Thursday, April 17, 2008

The boob.

... The [...] leader [...] approved of Sarkisian’s first ministerial appointments and defended the authorities’ decision to cordon off much of downtown Yerevan during the new president’s April 9 inauguration. He argued that failure to take such unprecedented security measures would have enabled a large number of Ter-Petrosian supporters to disrupt the ceremony and re-ignite tensions in the country...

find out who it was here.


Anonymous said...

Well, again manipulation.

1. Nazarian forgot to add final remarks of the ... leader - “I’m not justifying that,” said [the leader] . “But in a tense atmosphere, you can at least understand why that was done.”

2. And now about professionalism of rfe/rle. Hopefully I listened to VM and can see how rfe/rl works. In revolutionary schemes - which the USA pushes in many countries - there is a golden rule, get rid of alternative oppositional leaders.

2. I understand rfe/rl's value base and how they professionally manipulate news but I don't justify it.

instead of "veteran politician" they could use "seasoned politician", instead of "post-communist first prime minister" they could say "the first prime minister of independent Armenia", etc, etc.

3. At leaset rfe/rl's could compare the most closest example to what VM did, instead of giving unknown Stalin Khruschov comparison for known reasons of using that paradigms.

Here is the example.

Al Gore's concession speech

Good evening.*
Just moments ago, I spoke with George W. Bush and congratulated him on becoming the 43rd president of the United States. And I promised him that I wouldn't call him back this time. I offered to meet with him as soon as possible so that we can start to heal the divisions of the campaign and the contest through which we've just passed.

Almost a century and a half ago, Senator Stephen Douglas told Abraham Lincoln, who had just defeated him for the presidency, "Partisan feeling must yield to patriotism. I'm with you, Mr. President, and God bless you." Well, in that same spirit, I say to President-elect Bush that what remains of partisan rancor must now be put aside, and may God bless his stewardship of this country. Neither he nor I anticipated this long and difficult road. Certainly neither of us wanted it to happen. Yet it came, and now it has ended, resolved, as it must be resolved, through the honored institutions of our democracy.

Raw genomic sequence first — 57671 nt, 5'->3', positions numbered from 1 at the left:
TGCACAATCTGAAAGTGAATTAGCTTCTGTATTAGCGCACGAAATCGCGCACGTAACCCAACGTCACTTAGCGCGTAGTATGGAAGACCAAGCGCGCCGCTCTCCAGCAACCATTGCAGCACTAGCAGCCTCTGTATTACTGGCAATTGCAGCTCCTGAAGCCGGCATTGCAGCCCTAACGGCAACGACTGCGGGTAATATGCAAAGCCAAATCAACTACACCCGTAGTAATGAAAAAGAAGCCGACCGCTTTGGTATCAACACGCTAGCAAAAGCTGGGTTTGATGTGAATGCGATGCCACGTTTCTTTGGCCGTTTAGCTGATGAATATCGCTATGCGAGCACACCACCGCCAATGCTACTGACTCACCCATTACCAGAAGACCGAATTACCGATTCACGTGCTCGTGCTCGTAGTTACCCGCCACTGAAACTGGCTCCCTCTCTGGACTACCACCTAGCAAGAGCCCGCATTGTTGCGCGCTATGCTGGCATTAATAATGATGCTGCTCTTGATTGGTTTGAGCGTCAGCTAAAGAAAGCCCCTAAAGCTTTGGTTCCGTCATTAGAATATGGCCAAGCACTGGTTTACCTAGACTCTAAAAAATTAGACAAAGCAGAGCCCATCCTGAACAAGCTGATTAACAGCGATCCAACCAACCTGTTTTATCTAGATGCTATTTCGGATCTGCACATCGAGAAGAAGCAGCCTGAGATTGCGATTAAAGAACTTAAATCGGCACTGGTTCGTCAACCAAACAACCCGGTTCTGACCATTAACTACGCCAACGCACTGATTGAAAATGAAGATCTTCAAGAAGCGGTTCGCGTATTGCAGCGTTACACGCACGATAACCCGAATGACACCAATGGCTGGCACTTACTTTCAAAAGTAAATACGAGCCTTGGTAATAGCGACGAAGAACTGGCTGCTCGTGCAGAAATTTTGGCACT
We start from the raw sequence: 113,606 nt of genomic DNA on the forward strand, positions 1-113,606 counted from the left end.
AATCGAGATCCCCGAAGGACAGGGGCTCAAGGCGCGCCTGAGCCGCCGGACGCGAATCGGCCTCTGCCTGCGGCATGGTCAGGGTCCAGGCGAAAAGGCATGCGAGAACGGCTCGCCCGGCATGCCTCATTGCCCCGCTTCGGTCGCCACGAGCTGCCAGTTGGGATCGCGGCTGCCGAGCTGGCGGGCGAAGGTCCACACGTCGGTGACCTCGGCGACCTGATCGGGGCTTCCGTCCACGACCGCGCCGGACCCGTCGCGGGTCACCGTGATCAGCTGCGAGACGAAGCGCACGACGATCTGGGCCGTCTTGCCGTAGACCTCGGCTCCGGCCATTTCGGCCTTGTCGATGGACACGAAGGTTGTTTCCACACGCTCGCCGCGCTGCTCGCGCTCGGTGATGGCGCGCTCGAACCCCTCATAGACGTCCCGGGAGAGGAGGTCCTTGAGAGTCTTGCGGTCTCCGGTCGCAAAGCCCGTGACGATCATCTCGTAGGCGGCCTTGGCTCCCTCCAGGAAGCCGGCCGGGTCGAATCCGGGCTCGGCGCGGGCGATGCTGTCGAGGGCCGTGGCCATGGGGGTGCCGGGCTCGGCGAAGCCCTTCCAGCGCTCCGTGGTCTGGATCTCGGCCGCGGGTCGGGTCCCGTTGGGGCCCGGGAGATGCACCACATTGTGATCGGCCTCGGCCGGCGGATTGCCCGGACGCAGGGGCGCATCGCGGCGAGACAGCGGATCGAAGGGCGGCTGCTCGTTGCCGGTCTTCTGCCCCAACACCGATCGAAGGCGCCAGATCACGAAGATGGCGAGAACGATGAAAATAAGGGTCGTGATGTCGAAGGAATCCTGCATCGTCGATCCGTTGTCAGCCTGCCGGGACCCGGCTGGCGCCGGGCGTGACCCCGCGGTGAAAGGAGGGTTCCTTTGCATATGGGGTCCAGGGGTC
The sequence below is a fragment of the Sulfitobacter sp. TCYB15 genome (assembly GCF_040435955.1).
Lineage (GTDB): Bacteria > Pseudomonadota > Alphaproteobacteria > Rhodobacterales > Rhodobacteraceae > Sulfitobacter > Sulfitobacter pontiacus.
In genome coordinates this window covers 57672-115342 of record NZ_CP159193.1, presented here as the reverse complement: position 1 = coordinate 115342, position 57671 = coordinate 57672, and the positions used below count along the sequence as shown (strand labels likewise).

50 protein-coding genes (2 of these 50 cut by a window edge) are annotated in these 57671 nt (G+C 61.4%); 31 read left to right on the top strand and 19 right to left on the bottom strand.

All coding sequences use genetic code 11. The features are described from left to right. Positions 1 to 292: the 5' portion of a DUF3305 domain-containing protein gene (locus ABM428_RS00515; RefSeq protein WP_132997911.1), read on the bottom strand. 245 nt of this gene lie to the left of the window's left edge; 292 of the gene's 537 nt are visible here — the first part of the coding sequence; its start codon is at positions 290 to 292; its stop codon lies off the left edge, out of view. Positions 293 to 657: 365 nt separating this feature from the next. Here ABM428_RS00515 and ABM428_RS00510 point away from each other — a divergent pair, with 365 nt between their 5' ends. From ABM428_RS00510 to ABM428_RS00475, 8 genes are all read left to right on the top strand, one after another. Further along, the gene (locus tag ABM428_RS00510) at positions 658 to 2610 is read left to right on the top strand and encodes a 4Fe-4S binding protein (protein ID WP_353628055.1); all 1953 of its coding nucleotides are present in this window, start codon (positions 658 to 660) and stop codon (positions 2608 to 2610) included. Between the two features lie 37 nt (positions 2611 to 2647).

Over the library of one of our great law schools is inscribed the motto, "Not under man but under God and law." That's the ruling principle of American freedom, the source of our democratic liberties. I've tried to make it my guide throughout this contest, as it has guided America's deliberations of all the complex issues of the past five weeks.

Now the U.S. Supreme Court has spoken. Let there be no doubt, while I strongly disagree with the court's decision, I accept it. I accept the finality of this outcome which will be ratified next Monday in the Electoral College. And tonight, for the sake of our unity as a people and the strength of our democracy, I offer my concession. I also accept my responsibility, which I will discharge unconditionally, to honor the new President-elect and do everything possible to help him bring Americans together in fulfillment of the great vision that our Declaration of Independence defines and that our Constitution affirms and defends.

Let me say how grateful I am to all those who supported me and supported the cause for which we have fought. Tipper and I feel a deep gratitude to Joe and Hadassah Lieberman, who brought passion and high purpose to our partnership and opened new doors, not just for our campaign but for our country.

This has been an extraordinary election. But in one of God's unforeseen paths, this belatedly broken impasse can point us all to a new common ground, for its very closeness can serve to remind us that we are one people with a shared history and a shared destiny. Indeed, that history gives us many examples of contests as hotly debated, as fiercely fought, with their own challenges to the popular will. Other disputes have dragged on for weeks before reaching resolution. And each time, both the victor and the vanquished have accepted the result peacefully and in a spirit of reconciliation.